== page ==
If we look at hybrids of DISTINCT species, at least some of the examples that quickly come to mind, they are hybrids that can easily be identified because they are unable to reproduce (mule) or can only reproduce clonally (hybrid ferns, certain hybrid lizards, etc.) or (if we accept the nongenetic barrier component in species definition) they will not reproduce in nature (ligers and tions), etc. Genetic methods can be used to address some of these models (discovering through molecular means that clonal reproduction is the dominant method, for example).
Hence, we have the tools to discover a “most likely hypothesis.” I doubt it will be hybridization.
An overheard conversation with Dr. Norvell, Jan Lindgren and Judy Rogers some years ago suggested that gemmata and pantherina were interbreeding, forming bizarre crosses. Since I haven’t spent much time growing Amanitas I don’t have an opinion on this. But several mycologists here in the PNW are of the opinion that the genus is truly more in flux than many would like it to be.
It seems to me that the margin of the cap is striate; the short gills appear to be squarely cut-off on their “stipe end”; the volva at the stipe base and attached to the bulb is ocreate/limbate. The volval remains on the cap seem submembranous, certainly not an evenly distributed powder or powdery warts. The species is clearly not a member of section Amidella. I think it is reasonable to say it is a species of sect. Amanita. The form of the volva suggests that the species is in the gemmata-group or, possibly, the pantherina group. As to names, this doesn’t appear to fit taxa that have been called gemmata or pantherina in the Pacific Coastal region. If it has a name, it might be one of the taxa Murrill described from the Pacific Northwest of the US in the early 20th Century: praegemmata, pantherinoides, or umbrinidisca. Jenkins thought that the first two names were synonyms and made them a variety of pantherina. This is still their current status. I don’t know anyone who feels they know these taxa well.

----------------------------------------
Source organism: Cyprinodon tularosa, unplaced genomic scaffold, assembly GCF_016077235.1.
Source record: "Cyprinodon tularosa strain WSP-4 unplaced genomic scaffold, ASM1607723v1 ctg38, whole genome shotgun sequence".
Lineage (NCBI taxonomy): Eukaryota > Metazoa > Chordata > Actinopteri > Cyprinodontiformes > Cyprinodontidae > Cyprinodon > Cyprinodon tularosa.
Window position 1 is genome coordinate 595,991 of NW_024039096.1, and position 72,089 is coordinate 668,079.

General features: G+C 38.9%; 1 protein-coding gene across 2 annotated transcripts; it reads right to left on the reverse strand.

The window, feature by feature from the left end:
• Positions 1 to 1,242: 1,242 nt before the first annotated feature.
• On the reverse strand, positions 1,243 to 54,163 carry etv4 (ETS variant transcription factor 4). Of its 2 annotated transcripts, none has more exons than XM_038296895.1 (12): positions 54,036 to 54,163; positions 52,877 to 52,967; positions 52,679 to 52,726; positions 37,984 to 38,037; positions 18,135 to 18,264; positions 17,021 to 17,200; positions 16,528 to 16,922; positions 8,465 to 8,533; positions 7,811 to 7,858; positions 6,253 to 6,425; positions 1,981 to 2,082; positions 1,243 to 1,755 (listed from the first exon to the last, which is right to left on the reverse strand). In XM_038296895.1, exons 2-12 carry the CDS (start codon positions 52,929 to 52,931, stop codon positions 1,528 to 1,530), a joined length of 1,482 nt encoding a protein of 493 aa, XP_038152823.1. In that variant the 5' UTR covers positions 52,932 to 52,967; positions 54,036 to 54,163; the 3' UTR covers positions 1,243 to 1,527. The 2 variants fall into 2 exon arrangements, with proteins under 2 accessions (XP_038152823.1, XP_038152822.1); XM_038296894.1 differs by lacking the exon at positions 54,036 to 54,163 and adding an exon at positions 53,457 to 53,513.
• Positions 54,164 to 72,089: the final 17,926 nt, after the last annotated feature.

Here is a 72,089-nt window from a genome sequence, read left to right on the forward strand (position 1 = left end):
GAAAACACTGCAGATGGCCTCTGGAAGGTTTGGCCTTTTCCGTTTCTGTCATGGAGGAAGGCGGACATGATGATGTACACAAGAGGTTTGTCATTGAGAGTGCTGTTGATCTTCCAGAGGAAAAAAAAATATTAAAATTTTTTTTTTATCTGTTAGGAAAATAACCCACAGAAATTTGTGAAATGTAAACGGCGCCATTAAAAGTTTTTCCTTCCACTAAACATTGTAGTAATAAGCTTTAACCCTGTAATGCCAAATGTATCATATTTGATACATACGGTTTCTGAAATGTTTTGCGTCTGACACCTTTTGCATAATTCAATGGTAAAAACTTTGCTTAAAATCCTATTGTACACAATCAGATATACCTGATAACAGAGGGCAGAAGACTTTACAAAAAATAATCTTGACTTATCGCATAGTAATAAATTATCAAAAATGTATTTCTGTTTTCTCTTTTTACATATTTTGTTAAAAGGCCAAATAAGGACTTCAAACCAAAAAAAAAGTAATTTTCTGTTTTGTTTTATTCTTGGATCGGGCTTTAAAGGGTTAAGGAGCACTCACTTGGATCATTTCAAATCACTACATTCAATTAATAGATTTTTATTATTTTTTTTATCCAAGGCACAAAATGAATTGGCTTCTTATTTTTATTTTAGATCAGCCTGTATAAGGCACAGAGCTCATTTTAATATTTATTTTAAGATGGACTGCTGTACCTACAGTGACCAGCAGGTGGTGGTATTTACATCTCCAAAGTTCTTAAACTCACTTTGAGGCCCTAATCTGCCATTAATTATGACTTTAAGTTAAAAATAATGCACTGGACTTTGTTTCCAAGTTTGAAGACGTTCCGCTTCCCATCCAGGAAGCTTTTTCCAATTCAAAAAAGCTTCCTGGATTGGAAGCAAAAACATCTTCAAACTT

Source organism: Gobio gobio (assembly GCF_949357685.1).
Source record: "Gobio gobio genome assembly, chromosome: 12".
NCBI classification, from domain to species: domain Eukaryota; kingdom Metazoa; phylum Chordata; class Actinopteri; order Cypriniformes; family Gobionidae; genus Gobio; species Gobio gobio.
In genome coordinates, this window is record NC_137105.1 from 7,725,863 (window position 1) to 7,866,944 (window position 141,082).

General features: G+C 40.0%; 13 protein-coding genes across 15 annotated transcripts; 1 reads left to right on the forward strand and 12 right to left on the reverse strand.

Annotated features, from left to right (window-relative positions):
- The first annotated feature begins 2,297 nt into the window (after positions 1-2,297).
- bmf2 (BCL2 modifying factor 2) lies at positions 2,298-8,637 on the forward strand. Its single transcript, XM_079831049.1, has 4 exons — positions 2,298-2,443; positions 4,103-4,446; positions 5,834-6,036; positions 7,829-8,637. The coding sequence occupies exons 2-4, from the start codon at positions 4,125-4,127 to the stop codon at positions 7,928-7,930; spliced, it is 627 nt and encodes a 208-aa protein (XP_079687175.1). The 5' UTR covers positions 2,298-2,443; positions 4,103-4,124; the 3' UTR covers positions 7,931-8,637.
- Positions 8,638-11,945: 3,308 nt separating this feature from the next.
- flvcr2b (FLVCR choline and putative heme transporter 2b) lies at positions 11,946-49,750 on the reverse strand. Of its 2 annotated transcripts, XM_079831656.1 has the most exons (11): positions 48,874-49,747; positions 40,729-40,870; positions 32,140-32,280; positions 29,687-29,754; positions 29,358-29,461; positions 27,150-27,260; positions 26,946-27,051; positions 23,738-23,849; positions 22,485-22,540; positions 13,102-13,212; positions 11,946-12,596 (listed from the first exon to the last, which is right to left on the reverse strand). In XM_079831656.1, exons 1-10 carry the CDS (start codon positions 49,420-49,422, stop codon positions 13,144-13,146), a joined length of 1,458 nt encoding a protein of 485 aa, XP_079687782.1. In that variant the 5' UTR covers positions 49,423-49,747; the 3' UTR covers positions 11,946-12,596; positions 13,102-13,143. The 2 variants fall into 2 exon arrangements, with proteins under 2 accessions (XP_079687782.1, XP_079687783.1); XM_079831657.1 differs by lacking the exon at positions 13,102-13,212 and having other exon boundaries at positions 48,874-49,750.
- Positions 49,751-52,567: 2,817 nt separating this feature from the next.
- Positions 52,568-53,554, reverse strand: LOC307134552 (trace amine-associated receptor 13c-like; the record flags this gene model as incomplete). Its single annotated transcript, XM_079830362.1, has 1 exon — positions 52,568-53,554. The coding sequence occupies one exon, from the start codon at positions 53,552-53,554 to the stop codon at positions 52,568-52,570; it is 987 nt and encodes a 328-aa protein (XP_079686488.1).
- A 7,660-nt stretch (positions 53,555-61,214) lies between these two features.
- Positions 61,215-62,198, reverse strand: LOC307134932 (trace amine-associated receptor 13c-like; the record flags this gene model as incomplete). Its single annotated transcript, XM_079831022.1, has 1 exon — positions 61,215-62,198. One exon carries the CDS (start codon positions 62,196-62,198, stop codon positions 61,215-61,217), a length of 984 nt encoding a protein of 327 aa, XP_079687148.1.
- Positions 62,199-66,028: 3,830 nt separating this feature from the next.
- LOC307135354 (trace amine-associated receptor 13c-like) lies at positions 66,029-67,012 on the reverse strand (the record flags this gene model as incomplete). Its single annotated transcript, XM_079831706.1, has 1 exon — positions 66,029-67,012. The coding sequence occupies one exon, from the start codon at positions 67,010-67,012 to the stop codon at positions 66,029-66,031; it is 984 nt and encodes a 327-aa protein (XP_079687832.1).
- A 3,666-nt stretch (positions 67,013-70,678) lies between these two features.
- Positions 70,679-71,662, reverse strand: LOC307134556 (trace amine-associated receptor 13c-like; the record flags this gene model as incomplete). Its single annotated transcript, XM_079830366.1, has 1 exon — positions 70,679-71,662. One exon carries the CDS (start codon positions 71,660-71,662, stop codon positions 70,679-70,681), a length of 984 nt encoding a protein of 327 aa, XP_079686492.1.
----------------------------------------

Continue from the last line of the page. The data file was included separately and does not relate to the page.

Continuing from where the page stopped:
There’s a project for you.
Created: 2008-10-22 23:54:01 PDT (-0700)
Last modified: 2008-10-22 23:54:01 PDT (-0700)